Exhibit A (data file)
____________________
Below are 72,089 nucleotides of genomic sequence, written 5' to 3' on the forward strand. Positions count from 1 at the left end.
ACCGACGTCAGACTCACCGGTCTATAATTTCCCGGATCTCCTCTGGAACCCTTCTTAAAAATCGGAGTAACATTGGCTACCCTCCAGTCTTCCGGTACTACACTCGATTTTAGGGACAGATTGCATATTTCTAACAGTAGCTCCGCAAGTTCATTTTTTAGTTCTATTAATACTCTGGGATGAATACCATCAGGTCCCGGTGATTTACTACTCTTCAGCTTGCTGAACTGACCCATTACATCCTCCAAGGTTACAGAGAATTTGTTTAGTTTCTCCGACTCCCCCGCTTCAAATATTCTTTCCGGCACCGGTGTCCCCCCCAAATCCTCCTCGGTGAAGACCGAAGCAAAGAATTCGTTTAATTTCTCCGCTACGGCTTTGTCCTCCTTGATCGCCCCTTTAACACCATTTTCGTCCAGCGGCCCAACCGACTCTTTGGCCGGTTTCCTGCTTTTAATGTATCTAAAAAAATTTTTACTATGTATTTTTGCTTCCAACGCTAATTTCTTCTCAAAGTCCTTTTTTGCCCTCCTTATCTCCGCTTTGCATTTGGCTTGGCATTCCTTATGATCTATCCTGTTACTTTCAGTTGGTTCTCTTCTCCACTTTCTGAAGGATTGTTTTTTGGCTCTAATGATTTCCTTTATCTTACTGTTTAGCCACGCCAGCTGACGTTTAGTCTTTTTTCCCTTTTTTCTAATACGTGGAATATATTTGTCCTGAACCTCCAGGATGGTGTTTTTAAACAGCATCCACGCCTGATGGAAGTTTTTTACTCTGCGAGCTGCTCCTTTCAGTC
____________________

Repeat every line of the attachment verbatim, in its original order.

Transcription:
Below are 72,089 nucleotides of genomic sequence, written 5' to 3' on the forward strand. Positions count from 1 at the left end.
ACCGACGTCAGACTCACCGGTCTATAATTTCCCGGATCTCCTCTGGAACCCTTCTTAAAAATCGGAGTAACATTGGCTACCCTCCAGTCTTCCGGTACTACACTCGATTTTAGGGACAGATTGCATATTTCTAACAGTAGCTCCGCAAGTTCATTTTTTAGTTCTATTAATACTCTGGGATGAATACCATCAGGTCCCGGTGATTTACTACTCTTCAGCTTGCTGAACTGACCCATTACATCCTCCAAGGTTACAGAGAATTTGTTTAGTTTCTCCGACTCCCCCGCTTCAAATATTCTTTCCGGCACCGGTGTCCCCCCCAAATCCTCCTCGGTGAAGACCGAAGCAAAGAATTCGTTTAATTTCTCCGCTACGGCTTTGTCCTCCTTGATCGCCCCTTTAACACCATTTTCGTCCAGCGGCCCAACCGACTCTTTGGCCGGTTTCCTGCTTTTAATGTATCTAAAAAAATTTTTACTATGTATTTTTGCTTCCAACGCTAATTTCTTCTCAAAGTCCTTTTTTGCCCTCCTTATCTCCGCTTTGCATTTGGCTTGGCATTCCTTATGATCTATCCTGTTACTTTCAGTTGGTTCTCTTCTCCACTTTCTGAAGGATTGTTTTTTGGCTCTAATGATTTCCTTTATCTTACTGTTTAGCCACGCCAGCTGACGTTTAGTCTTTTTTCCCTTTTTTCTAATACGTGGAATATATTTGTCCTGAACCTCCAGGATGGTGTTTTTAAACAGCATCCACGCCTGATGGAAGTTTTTTACTCTGCGAGCTGCTCCTTTCAGTC